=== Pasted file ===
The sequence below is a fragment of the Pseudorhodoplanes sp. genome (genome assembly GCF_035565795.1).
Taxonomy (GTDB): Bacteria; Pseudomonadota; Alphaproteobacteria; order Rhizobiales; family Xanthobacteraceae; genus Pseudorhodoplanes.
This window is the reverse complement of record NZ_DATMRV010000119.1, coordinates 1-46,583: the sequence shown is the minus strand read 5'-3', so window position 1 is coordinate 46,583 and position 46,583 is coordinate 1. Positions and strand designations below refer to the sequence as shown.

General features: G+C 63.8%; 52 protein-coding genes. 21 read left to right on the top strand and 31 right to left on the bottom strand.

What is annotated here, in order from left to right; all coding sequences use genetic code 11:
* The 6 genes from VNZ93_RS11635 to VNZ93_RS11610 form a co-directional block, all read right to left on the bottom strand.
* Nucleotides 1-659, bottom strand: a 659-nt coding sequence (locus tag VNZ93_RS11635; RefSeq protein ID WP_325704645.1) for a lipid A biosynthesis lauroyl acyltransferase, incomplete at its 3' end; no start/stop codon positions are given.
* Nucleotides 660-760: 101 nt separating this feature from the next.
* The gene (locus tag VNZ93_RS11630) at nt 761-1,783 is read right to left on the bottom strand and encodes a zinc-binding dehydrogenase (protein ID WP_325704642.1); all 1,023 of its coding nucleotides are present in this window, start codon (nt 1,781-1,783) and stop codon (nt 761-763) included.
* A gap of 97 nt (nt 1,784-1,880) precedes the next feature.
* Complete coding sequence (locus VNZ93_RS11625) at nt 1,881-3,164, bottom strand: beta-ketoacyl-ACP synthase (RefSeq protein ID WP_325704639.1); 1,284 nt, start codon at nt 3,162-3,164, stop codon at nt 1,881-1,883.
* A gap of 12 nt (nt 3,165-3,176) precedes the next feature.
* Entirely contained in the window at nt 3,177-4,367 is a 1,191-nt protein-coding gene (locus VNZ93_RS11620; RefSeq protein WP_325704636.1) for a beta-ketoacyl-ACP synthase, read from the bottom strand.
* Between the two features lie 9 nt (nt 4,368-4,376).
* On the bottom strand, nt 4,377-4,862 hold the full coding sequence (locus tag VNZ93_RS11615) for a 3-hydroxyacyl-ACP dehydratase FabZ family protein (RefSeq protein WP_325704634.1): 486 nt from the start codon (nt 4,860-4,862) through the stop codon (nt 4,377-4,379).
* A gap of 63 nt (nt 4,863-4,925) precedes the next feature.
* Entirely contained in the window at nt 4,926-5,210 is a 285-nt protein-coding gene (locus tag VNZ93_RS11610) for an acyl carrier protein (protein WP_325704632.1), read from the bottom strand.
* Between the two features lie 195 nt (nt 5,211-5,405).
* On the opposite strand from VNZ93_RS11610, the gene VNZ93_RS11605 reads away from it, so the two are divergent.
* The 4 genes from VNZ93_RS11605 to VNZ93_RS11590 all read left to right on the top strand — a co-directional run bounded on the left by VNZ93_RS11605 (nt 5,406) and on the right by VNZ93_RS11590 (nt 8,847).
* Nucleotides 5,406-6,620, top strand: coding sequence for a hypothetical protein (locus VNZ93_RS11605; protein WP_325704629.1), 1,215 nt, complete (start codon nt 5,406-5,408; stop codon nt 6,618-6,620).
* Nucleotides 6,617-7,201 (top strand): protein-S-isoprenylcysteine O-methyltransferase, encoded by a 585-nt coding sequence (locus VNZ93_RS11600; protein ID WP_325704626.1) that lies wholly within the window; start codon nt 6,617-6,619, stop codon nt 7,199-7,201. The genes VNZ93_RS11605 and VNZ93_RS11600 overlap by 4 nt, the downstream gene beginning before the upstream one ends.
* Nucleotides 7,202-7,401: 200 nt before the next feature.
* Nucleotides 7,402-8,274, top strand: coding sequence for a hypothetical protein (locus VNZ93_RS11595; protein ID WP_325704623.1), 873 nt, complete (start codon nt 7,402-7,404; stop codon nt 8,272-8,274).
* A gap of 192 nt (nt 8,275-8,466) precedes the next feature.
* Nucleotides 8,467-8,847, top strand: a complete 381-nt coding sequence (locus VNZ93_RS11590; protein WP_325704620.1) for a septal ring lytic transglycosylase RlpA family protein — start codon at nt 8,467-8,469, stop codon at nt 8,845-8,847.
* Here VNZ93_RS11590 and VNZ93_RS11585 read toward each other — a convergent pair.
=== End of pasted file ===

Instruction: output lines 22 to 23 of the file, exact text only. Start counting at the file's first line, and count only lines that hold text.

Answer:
* Nucleotides 6,617-7,201 (top strand): protein-S-isoprenylcysteine O-methyltransferase, encoded by a 585-nt coding sequence (locus VNZ93_RS11600; protein ID WP_325704626.1) that lies wholly within the window; start codon nt 6,617-6,619, stop codon nt 7,199-7,201. The genes VNZ93_RS11605 and VNZ93_RS11600 overlap by 4 nt, the downstream gene beginning before the upstream one ends.
* Nucleotides 7,202-7,401: 200 nt before the next feature.